A Becton-Dickinson FACS, modified as described (Parks and Herzenberg, Meth. Enzymol (1984) 108:197) was employed. The dual laser instrument allows 4 fluorescent parameters and 2 light scatter parameters to be recorded for each analyzed cell Residual erythrocytes and dead cells and debris were excluded from analysis by scatter gating and PI staining, or by scatter gating alone in 4-color analyses. Compensation for the special overlaps of FL and PE, FL and PI, and TR and APC was adjusted electronically as described (Parks and Herzenberg, 1984, supra). Four color stains were performed using several combinations of the same reagents conjugated to different fluorochromes, to assure that the results were consistent regardless of the various special overlaps of the fluorochromes. In addition, the results of 4-color analyses were corroborated by comparison with data from 2- and 3-color analyses.
For cell sorting, the stained samples were maintained at 4° C. throughout the sorting procedure. Sorted drops were collected in fetal calf serum (Sterile Systems, Inc., Logan, UT) in conical glass tubes in an ice bath. Three color sorts utilized PE to label hematolyphoid lineage-positive cells (e.g., cells expressing B220, Mac-1, Gr-1, CD4, and/or CD8), and PI to label dead cells, with both signals being detected and excluded in a single FACS channel. Following isolation of a cell population by FACS, the sample was diluted 1:1 in HBSS, centrifuged for 10 minutes at a RCF of 200, and resuspended in 50 or 100 μl of HBSS for hemocytometer counting.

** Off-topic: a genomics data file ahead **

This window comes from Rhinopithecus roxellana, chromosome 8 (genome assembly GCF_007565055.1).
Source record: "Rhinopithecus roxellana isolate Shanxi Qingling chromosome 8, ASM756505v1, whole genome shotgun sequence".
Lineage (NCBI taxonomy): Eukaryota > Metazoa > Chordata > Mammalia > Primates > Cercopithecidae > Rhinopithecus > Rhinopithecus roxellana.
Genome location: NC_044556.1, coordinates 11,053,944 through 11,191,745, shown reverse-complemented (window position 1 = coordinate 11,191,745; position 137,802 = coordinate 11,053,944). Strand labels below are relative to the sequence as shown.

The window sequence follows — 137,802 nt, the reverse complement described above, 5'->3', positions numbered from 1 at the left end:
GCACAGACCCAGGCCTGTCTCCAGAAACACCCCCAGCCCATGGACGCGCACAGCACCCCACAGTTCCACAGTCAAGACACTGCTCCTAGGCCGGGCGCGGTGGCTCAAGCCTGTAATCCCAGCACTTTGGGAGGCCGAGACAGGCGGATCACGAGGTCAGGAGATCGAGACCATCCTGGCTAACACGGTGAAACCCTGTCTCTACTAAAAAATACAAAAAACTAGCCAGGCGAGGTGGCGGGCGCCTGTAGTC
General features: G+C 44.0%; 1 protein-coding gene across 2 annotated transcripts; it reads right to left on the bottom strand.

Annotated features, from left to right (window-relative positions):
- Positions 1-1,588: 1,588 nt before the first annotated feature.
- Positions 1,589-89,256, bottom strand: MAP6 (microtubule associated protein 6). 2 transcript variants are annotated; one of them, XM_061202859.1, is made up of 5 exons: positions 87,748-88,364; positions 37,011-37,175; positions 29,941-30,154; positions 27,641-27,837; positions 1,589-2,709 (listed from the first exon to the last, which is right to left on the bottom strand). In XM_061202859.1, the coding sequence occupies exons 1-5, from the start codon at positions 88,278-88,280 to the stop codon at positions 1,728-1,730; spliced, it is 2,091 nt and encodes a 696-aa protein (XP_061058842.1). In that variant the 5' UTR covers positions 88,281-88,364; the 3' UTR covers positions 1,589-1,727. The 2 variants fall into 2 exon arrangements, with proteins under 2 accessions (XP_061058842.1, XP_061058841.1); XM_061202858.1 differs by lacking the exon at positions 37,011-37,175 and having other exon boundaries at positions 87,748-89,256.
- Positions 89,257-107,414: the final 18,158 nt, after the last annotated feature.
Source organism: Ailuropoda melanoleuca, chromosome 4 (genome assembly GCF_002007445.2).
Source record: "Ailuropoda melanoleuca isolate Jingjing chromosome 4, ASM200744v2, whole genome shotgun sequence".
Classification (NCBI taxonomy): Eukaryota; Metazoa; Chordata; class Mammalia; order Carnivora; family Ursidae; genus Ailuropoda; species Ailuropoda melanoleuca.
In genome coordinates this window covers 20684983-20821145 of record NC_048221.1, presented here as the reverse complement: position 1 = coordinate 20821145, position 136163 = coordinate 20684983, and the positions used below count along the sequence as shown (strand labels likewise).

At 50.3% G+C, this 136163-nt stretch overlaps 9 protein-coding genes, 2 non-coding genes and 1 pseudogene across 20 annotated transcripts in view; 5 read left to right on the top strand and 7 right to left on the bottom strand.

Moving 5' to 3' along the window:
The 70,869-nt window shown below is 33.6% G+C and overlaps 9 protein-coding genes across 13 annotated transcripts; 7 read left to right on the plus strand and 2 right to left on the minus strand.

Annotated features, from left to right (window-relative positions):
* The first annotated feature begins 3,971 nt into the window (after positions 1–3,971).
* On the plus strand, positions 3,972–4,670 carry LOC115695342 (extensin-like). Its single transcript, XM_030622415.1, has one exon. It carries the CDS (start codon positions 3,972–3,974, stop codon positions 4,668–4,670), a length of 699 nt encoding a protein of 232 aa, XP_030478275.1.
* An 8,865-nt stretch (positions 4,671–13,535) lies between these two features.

Cryostat sections of lymphoid organs were prepared and stained as previously described (Reichert et al., Cell (1984) 38:89), using unmodified antibodies detected with biotinylated rabbit anti-rat immunoglobulin (absorbed with mouse serum) and horseradish peroxidase-Avidin D (both from Vector Laboratories, Burlingame, CA). The stain was visualized using 3-amino-9-ethylcarbazole (K and K Laboratories, Plainview, NY) as a substrate, the slides were counterstained lightly with hematoxylin, and permanent mounts were made using Crystal/Mount media (Biomeda Corp., Foster City, CA).